The residential mortgage backed securities market has been a bit like a beached whale over the past couple of years in part due to past risk management and performance reporting considered by investors to be incomplete and out of date, a gap that new risk tech solutions are hoping to bridge.
"If loan level data can be provided, and assuming that the data gets scrubbed, it's better for the overall mortgage industry," says John Jay, a senior analyst at Aite Group.
In an attempt to help servicers and other financial institutions sell existing RMBS and create more investor confidence in future originations and securitization across all mortgage types, risk management tech platforms and services have emerged from firms such as Standard and Poor's Valuation and Risk Strategies unit, as well as CoreLogic.
Better risk reporting can't come too soon, as the lack of trust in real estate and loan valuation on behalf of investors has played a role in the RMBS market hitting a historic wall. According to Moody's research, new issuance of non agency RMBS "ground to a halt" in 2009, with recovery not likely until later this year or in 2011. "There hasn't been a lot of new issuance in the residential MBS market over the past two years," says Damien Weldon, vp, credit risk products and analytics for CoreLogic, who says there's a "greater hunger than ever" for more detailed information on loan portfolios delivered with "zero latency."
To monitor month to month performance, investors and the banks will need to have access to granular and timely loan level data, says Rui Carvalho, managing director for global data solutions for Standard & Poor's Valuation and Risk Strategies unit. The S&P unit just entered an agreement to offer new analytics for RMBS using the 1010data service, which offers data warehouse and business intelligence products. The S&P unit provides loan level performance data on subprime, alternative-A, prime jumbo and additional collateral types.
The desired benefit of the partnership is to make outstanding RMBS more transparent, which can boost sales and eventually open up other parts of the origination and capital markets as the overall market for residential mortgages and RMBS improves. "[The market] will be able to put a value on a loan and trade it. And you can get a better sense of performance in the future," says Bill Berliner, an asset-backed securities analyst.
Risk Data as a Service
S&P's loan level data includes origination details and dynamic data such as delinquency status, current balance, current rate, and other data points-sourced from dozens of mortgage servicers, master servicers and trustees. The S&P unit will be able to use its relationship with 1010data to allow institutional and investor clients to tailor analytics around each loan within a portfolio. All loans are placed into a standard format, with analysis of current valuation, REO, and LTV ratios-an improvement over most legacy loan level MBS risk management systems which list most of these measurements at the time of the loan's origination. "Mortgages have been going south a bit, so property values have been going south," says Kevin Smith, tktkt at the S&P unit, which did not release uptake number for the new product. "Linking the loan's performance to the actual property that collateralizes the performance is what's new."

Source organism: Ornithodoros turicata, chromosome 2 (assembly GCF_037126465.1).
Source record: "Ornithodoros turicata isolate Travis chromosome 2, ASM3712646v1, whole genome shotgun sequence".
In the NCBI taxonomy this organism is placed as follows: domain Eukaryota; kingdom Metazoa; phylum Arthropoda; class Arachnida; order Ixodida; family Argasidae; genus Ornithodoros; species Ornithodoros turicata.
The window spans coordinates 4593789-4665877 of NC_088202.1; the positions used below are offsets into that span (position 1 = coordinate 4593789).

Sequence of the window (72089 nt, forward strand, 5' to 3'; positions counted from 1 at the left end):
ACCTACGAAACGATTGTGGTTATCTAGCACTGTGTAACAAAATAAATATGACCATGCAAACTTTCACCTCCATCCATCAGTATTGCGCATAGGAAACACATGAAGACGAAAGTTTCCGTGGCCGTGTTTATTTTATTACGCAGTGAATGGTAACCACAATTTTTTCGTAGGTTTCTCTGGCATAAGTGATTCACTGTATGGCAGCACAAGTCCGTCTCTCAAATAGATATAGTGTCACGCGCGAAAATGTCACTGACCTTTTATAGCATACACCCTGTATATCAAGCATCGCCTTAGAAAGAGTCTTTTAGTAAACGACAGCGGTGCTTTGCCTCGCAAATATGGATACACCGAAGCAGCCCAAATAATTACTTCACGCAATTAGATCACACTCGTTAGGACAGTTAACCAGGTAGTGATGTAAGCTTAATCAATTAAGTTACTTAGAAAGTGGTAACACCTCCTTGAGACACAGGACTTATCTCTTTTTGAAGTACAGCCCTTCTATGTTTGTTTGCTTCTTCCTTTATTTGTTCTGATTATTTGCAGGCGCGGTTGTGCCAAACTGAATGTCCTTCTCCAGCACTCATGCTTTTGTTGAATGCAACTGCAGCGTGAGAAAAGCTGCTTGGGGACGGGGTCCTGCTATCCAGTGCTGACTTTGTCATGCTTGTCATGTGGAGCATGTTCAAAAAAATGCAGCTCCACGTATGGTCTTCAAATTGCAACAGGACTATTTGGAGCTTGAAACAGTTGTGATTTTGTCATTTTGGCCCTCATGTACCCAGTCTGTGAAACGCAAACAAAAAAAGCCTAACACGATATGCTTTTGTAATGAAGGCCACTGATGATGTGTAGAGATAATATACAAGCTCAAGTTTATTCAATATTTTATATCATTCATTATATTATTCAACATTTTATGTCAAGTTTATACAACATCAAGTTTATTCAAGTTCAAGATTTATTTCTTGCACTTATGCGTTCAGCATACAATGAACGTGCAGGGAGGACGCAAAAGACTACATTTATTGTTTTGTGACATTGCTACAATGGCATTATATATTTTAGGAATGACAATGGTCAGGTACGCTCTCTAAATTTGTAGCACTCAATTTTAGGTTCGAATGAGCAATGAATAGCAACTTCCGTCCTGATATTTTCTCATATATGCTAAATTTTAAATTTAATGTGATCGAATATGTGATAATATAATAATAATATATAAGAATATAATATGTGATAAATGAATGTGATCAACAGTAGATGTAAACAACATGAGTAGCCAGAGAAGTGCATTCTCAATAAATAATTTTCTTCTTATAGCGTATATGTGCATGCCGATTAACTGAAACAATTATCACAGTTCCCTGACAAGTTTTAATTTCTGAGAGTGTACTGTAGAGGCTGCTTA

The S&P partnership is the latest coup for 1010data, which provides analytics and ad hoc query tools to analyze large amounts of loan and MBS/ABS deal level data. The firm, which counts Bank of America, Credit Suisse, Deutsche Bank, Goldman Sachs, JPMorgan Chase, Nomura, RBS, Greenwich Capital and UBS among its dealer clients and Alliance Bernstein, PIMCO and Putnam among its money management clients, sets up the data servers and provides users with an interface to access data, analyzing thousands of pools, more than one hundred million loans and billions of payment records.
"It has a unique model in that [1010data] runs data 'as a service.' The credit crisis has really put them on the map," says Donald Feinberg, a vp and distinguished analyst for Gartner, who says MBS market participants can increase deployment speed as well as shave some IT costs by having their MBS data managed "as a service." "During the crisis, [1010data] could get [loan level risk analysis] applications up and running for [institutions] that didn't' have them."
At CoreLogic, a new project has combined a collaborative suite of risk management products under the Loan Performance brand that measure the performance of mortgage loans, the underlying real estate collateral and risks associates with the actual borrower.
The "data repository" includes a simultaneous analysis of multiple information resources affecting the performance and value of mortgage loans in a portfolio, including historic ownership patterns, possible fraud and component parts of securitized bonds. By viewing loans form these multiple perspectives, the repository spots risks and anchors the loans in a time frame.
The solution, which leverages the firm's huge database of mortgage transaction data, is designed to give lenders and servicers a way to present a single source of information to secondary market or MBS investors. "Investors want information in a one stop shop, rather then from five or twenty vendors," Weldon says.
This article can also be found at AmericanBanker.com.
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